Reflection helps identify what nourishes you so you can make better decisions as you seed the next season of your life.”Ryder Carrol
Since I started bullet journaling late last year and through my first couple of weeks applying The Miracle Morning into my daily routine, one area I noticed I need more work on is my end-of-day reflections (referred to as “P.M. Reflections” in “The Bullet Journal Method”).
Something I’ve been wanting to do consistently, I added this into my (prep the night before) Miracle Morning routine with the goal of regularly sitting down to check in with myself and externalize my thoughts – specifically:
- Reviewing my day
- Reflecting on what I’ve been spending my time on, what I still need to do and why I’m doing these things
- Noting the progress I’ve made and areas I can improve upon
- Assessing and reflecting on my life situation and overall state
By engaging myself in this deeper, reflective process, I hope to gain a better understanding of myself and help me live more intentionally.
But often times – apart from jotting down what’s happened in my day and planning what I need to do, I struggle going deeper – journaling my circumstances (especially negative ones), thoughts, feelings, and my general well-being.
Ever since I was young, when I’d encounter or experience something traumatic, highly charged and/or painful, my coping mechanisms of avoidance or forgetting kicks in. I simply ruminate it all in my head and try to escape them by sleeping it off or watching TV. If a friend would ask me about it, I would shut down and avoid having to talk about it at all. At times, I completely forget painful events altogether, which I didn’t realize I did until my sister pointed it out to me.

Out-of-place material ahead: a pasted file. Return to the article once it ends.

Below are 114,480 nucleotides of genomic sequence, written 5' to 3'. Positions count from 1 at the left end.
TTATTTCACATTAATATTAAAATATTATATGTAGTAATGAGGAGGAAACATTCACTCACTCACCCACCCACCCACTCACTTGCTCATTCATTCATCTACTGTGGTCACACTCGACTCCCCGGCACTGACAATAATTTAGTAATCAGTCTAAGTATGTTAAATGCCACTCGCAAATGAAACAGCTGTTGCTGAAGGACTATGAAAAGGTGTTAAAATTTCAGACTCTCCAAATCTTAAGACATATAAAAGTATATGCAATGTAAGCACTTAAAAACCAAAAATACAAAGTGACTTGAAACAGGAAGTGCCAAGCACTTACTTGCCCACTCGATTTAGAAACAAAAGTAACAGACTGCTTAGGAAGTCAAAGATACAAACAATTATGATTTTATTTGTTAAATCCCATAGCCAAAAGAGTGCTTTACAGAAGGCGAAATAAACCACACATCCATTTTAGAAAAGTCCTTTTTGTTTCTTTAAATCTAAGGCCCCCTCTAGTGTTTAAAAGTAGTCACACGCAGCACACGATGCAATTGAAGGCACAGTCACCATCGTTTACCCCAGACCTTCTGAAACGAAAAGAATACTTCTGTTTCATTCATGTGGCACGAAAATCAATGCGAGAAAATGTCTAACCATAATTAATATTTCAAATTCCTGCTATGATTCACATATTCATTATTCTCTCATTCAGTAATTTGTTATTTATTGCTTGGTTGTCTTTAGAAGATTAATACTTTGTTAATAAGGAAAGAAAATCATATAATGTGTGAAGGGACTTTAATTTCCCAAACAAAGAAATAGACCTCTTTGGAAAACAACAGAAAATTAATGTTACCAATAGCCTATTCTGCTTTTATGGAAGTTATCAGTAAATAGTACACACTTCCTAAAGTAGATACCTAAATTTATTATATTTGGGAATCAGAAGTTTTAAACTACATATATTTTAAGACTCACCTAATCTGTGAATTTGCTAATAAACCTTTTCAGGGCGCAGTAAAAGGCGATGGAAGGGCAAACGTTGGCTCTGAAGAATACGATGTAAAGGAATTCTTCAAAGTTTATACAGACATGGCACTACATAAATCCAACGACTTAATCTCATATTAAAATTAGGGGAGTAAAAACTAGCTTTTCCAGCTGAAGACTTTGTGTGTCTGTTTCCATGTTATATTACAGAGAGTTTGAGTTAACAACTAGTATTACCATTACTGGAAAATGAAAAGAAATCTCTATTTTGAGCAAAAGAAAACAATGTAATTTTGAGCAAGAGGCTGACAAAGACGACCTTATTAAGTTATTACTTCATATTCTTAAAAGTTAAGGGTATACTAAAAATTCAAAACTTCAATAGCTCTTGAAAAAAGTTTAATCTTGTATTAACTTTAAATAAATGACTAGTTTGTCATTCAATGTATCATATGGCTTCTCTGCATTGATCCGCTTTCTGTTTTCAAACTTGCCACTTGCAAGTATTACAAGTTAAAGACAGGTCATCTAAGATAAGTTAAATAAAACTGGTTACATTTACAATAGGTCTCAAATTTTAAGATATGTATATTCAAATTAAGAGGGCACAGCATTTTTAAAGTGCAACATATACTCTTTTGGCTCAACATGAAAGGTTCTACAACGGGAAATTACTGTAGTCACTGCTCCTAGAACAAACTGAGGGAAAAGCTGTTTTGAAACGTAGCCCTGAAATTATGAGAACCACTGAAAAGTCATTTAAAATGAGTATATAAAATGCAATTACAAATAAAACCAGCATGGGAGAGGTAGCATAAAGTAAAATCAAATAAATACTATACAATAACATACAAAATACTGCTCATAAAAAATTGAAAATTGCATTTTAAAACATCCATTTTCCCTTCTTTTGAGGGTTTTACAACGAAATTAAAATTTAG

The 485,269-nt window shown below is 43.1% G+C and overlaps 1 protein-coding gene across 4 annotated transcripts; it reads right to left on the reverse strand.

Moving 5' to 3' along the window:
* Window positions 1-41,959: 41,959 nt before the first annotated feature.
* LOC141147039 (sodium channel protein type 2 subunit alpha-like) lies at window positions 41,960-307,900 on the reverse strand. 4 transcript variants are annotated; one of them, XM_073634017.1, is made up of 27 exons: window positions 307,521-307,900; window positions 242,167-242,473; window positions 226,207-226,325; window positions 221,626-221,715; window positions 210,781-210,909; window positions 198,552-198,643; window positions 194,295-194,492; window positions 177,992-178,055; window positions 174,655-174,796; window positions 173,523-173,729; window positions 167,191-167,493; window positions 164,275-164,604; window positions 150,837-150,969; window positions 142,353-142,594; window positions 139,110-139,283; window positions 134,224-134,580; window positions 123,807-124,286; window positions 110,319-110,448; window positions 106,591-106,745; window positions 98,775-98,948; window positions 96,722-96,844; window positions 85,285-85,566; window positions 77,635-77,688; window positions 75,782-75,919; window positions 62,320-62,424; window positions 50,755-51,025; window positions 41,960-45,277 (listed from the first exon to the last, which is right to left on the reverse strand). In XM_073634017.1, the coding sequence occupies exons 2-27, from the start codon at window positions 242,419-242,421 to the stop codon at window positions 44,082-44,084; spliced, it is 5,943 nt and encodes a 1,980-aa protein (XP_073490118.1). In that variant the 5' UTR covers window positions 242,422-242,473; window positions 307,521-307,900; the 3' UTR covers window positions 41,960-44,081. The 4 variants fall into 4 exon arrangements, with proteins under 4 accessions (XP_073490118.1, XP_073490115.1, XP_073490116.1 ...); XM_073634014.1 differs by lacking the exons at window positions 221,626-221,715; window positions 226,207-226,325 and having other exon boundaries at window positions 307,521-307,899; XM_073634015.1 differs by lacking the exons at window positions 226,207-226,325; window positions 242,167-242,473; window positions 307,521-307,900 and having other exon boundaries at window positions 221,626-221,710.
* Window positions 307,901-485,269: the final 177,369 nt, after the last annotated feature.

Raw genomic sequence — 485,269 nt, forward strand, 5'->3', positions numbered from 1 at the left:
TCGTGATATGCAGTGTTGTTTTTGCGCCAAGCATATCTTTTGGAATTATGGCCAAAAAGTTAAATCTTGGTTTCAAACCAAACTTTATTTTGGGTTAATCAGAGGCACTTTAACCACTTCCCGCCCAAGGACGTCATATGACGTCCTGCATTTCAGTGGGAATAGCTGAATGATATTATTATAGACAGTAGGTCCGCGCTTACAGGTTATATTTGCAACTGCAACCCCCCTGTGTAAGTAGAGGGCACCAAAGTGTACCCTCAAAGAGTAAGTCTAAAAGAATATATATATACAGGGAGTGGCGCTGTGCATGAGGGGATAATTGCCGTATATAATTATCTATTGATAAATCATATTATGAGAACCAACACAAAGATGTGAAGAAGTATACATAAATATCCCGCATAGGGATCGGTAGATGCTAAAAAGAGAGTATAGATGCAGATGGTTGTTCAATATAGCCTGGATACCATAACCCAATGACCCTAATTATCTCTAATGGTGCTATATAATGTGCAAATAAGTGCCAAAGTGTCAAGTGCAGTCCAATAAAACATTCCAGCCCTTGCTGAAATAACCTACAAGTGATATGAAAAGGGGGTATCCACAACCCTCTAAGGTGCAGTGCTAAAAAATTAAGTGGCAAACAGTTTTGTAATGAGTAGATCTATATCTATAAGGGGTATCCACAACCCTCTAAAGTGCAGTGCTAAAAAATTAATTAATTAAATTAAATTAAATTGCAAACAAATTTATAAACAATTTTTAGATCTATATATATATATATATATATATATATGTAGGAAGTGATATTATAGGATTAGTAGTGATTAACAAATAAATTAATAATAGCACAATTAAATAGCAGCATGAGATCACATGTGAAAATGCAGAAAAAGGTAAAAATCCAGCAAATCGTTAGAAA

And unfortunately, I catch myself doing this even now that I’m older and supposed to be wiser 😉 I cope with difficult or conflicting emotions by compartmentalizing them and/or through sheer avoidance.
I’ve caught myself doing this with my bullet journal as well. Recently, I’ve been going through some challenging and emotionally taxing situations, which has been a source of high stress and anxiety. In my mind, I know I should write some of this out – it will be therapeutic, can potentially help me assess the situation from a different lens, see if and how I can manage it better, and be something I can read and look back on in the future to learn from and grow. Instead, I’ve been choosing not to because just the thought of having to face it and write it wore me out. (That’s some of my coping mechanism kickin’ in again!)
What’s the point of having a journal!?
Reflection is the nursery of intentionality. It grants us the protected mental environment we need to reclaim some much needed perspective and begin to ask why.”Ryder Carrol
I want to know myself better and have greater self-awareness. And, I know I can achieve this through consistent journaling (not just of my positive feelings and circumstances, but also of my most negative ones). Writing helps us discover ourselves more. By taking the time to reflect – writing out how things are going in my life, digesting it, processing it and going deeper, I can uncover insights and perspectives that can help me grow.